Picture images of girls and women in children's literature
Caldecott Medal and Honor books, Boston Globe Horn Book Award-winning and Honor books, and New York Times Choice of Best Illustrated Children's Books of the Year Award (N = 294), representing two separate time periods, 1967-1976 and 1987-1996, were examined for character prevalence and content of illustrations to determine whether modern sexism exists in books for preschool age children. Findings indicated that female and male characters were not represented equally in illustrations. Overall, there were significantly more boys/men presented than girls/women. There was a significant increase in the number of boys/men pictured over time, yet no difference was found for girls/women over time. Girls/women were presented in subordinate and degrading images more often than men. Females were more likely than males to be presented in passive roles, shorter, in deference (body bent over, head tilted), receiving instruction, and expressing fear. Boys/men were more likely to be shown grasping girls/women in shoulder-holds and hand-holds. Contrary to prediction, males were more often shown below and behind females, and employing touch more often than females. No differences were found between girls/women and boys/men on the remaining seven categories examined. These findings on images were strengthened through the analysis of visual cues. Raters interpreted visual cues differently for female and male characters on the factors of activity, potency, and evaluation. Specifically, boys/men were rated as more active and potent, and were evaluated more negatively than girls/women. Pictures from 1967-1976 contained more subordinate images of girls/women and dominant images of boys/men than those from 1987-1996, with the exception of one analysis. Boys/men from 1967-1976 were more likely to be presented as sucking/biting fingers than boys/men from 1987-1996. Post hoc analyses were conducted to determine whether (a) girls/women of European ethnicity and of African/Asian/Hispanic ethnicity were portrayed in subordinating/degrading images more often than boys/men of the same cultural background and (b) a difference exists between participant scores on the Modern Sexism scale and ratings of pictures on the Semantic Differential. ^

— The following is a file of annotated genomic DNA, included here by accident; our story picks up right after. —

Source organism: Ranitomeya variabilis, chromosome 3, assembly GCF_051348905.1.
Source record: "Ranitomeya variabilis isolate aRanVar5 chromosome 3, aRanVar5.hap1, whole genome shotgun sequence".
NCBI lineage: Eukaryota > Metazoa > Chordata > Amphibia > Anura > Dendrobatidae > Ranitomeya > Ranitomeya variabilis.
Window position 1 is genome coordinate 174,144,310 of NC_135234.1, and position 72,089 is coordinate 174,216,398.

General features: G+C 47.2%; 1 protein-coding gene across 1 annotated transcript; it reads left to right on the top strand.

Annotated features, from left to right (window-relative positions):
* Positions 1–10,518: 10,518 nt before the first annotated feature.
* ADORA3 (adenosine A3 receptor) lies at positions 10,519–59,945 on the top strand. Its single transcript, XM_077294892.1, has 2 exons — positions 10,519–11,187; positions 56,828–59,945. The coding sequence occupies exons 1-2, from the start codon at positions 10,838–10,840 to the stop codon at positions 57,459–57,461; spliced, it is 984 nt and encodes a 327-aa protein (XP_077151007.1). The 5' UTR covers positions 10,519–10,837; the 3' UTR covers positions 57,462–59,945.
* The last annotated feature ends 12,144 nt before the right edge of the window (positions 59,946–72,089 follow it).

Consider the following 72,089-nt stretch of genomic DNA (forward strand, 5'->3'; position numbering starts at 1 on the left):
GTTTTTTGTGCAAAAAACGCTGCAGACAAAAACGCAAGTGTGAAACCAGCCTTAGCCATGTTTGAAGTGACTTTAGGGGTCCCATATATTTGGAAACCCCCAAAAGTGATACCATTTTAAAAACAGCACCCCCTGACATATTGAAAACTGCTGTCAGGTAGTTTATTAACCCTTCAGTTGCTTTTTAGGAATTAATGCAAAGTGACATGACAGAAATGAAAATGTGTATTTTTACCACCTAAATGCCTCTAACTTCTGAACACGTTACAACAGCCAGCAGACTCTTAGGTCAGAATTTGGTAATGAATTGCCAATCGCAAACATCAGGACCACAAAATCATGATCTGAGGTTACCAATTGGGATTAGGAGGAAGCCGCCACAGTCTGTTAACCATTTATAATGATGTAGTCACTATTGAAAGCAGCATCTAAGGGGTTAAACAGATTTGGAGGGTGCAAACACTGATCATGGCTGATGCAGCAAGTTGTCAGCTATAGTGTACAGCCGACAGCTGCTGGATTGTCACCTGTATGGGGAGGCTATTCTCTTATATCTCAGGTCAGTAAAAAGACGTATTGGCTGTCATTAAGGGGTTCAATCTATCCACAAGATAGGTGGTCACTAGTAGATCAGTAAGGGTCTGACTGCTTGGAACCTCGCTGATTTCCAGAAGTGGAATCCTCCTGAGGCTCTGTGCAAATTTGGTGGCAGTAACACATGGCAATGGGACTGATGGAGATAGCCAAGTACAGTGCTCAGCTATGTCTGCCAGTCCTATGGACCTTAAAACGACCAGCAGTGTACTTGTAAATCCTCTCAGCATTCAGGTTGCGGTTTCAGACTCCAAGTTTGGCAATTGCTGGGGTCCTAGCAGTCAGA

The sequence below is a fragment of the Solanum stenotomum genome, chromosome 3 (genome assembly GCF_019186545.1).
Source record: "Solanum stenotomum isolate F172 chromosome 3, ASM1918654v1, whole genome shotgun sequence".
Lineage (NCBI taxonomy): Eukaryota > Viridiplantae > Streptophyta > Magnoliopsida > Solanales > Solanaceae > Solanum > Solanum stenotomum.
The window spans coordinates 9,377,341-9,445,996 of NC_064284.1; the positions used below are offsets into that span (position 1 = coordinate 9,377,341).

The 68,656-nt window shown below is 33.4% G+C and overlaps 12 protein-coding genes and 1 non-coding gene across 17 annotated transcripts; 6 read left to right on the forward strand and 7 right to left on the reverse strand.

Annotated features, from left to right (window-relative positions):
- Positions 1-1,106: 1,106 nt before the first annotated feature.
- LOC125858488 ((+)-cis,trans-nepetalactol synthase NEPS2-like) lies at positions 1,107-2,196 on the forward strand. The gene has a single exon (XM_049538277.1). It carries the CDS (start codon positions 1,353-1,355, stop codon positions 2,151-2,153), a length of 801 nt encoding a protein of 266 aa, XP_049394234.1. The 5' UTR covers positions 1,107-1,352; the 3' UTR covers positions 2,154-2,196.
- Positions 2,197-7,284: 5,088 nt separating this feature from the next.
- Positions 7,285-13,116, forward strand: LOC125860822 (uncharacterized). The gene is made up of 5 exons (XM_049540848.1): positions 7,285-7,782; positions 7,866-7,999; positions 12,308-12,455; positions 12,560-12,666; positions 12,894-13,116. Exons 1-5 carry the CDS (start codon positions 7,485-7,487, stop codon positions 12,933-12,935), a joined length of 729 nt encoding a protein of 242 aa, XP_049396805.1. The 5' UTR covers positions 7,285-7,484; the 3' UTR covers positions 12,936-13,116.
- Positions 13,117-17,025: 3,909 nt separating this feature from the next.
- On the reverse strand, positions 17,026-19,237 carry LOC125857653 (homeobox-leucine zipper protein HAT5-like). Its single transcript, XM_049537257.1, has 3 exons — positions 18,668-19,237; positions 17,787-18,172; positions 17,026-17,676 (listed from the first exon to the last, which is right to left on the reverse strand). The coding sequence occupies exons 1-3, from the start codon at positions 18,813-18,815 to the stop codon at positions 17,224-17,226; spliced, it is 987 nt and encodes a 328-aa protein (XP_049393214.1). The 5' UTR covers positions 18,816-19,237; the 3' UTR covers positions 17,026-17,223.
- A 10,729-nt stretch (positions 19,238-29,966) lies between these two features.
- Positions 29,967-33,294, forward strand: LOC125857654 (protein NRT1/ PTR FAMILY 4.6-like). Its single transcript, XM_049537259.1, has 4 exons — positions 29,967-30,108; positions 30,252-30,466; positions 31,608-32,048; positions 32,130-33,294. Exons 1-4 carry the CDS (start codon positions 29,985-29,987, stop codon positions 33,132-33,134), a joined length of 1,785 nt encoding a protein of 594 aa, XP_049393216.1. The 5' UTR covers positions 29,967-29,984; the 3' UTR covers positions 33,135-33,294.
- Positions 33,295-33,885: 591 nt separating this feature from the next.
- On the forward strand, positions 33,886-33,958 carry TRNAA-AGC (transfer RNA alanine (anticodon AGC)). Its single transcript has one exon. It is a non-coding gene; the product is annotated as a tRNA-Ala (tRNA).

Literature, Modern|Psychology, Social|Women's Studies
Diane Marie Turner-Bowker,
"Picture images of girls and women in children's literature"
Dissertations and Master's Theses (Campus Access).